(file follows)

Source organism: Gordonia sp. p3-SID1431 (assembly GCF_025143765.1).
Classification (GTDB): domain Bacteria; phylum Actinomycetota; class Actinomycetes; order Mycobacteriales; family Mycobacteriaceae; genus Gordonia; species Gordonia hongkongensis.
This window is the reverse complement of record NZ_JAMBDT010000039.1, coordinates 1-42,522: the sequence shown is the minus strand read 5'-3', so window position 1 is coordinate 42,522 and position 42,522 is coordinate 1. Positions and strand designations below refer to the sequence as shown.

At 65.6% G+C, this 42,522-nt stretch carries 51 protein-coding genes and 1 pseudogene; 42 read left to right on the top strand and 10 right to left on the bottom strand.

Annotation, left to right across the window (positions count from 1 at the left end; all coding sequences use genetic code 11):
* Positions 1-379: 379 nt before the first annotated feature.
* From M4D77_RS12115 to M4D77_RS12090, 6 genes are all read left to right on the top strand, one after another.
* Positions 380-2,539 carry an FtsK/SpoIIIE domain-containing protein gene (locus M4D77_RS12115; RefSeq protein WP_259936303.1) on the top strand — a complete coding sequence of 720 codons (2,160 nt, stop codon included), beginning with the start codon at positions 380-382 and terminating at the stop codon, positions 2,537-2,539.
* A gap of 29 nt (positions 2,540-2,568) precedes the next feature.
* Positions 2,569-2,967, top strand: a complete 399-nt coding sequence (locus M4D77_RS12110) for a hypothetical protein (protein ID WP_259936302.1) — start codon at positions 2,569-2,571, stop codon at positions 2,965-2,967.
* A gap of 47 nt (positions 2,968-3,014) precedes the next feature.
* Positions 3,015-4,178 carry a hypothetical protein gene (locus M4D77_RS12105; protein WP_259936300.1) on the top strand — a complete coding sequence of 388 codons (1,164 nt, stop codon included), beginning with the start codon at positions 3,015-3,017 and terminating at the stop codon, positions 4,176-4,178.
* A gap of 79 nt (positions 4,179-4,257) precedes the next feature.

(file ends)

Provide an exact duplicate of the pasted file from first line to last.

Source organism: Gordonia sp. p3-SID1431 (assembly GCF_025143765.1).
Classification (GTDB): domain Bacteria; phylum Actinomycetota; class Actinomycetes; order Mycobacteriales; family Mycobacteriaceae; genus Gordonia; species Gordonia hongkongensis.
This window is the reverse complement of record NZ_JAMBDT010000039.1, coordinates 1-42,522: the sequence shown is the minus strand read 5'-3', so window position 1 is coordinate 42,522 and position 42,522 is coordinate 1. Positions and strand designations below refer to the sequence as shown.

At 65.6% G+C, this 42,522-nt stretch carries 51 protein-coding genes and 1 pseudogene; 42 read left to right on the top strand and 10 right to left on the bottom strand.

Annotation, left to right across the window (positions count from 1 at the left end; all coding sequences use genetic code 11):
* Positions 1-379: 379 nt before the first annotated feature.
* From M4D77_RS12115 to M4D77_RS12090, 6 genes are all read left to right on the top strand, one after another.
* Positions 380-2,539 carry an FtsK/SpoIIIE domain-containing protein gene (locus M4D77_RS12115; RefSeq protein WP_259936303.1) on the top strand — a complete coding sequence of 720 codons (2,160 nt, stop codon included), beginning with the start codon at positions 380-382 and terminating at the stop codon, positions 2,537-2,539.
* A gap of 29 nt (positions 2,540-2,568) precedes the next feature.
* Positions 2,569-2,967, top strand: a complete 399-nt coding sequence (locus M4D77_RS12110) for a hypothetical protein (protein ID WP_259936302.1) — start codon at positions 2,569-2,571, stop codon at positions 2,965-2,967.
* A gap of 47 nt (positions 2,968-3,014) precedes the next feature.
* Positions 3,015-4,178 carry a hypothetical protein gene (locus M4D77_RS12105; protein WP_259936300.1) on the top strand — a complete coding sequence of 388 codons (1,164 nt, stop codon included), beginning with the start codon at positions 3,015-3,017 and terminating at the stop codon, positions 4,176-4,178.
* A gap of 79 nt (positions 4,179-4,257) precedes the next feature.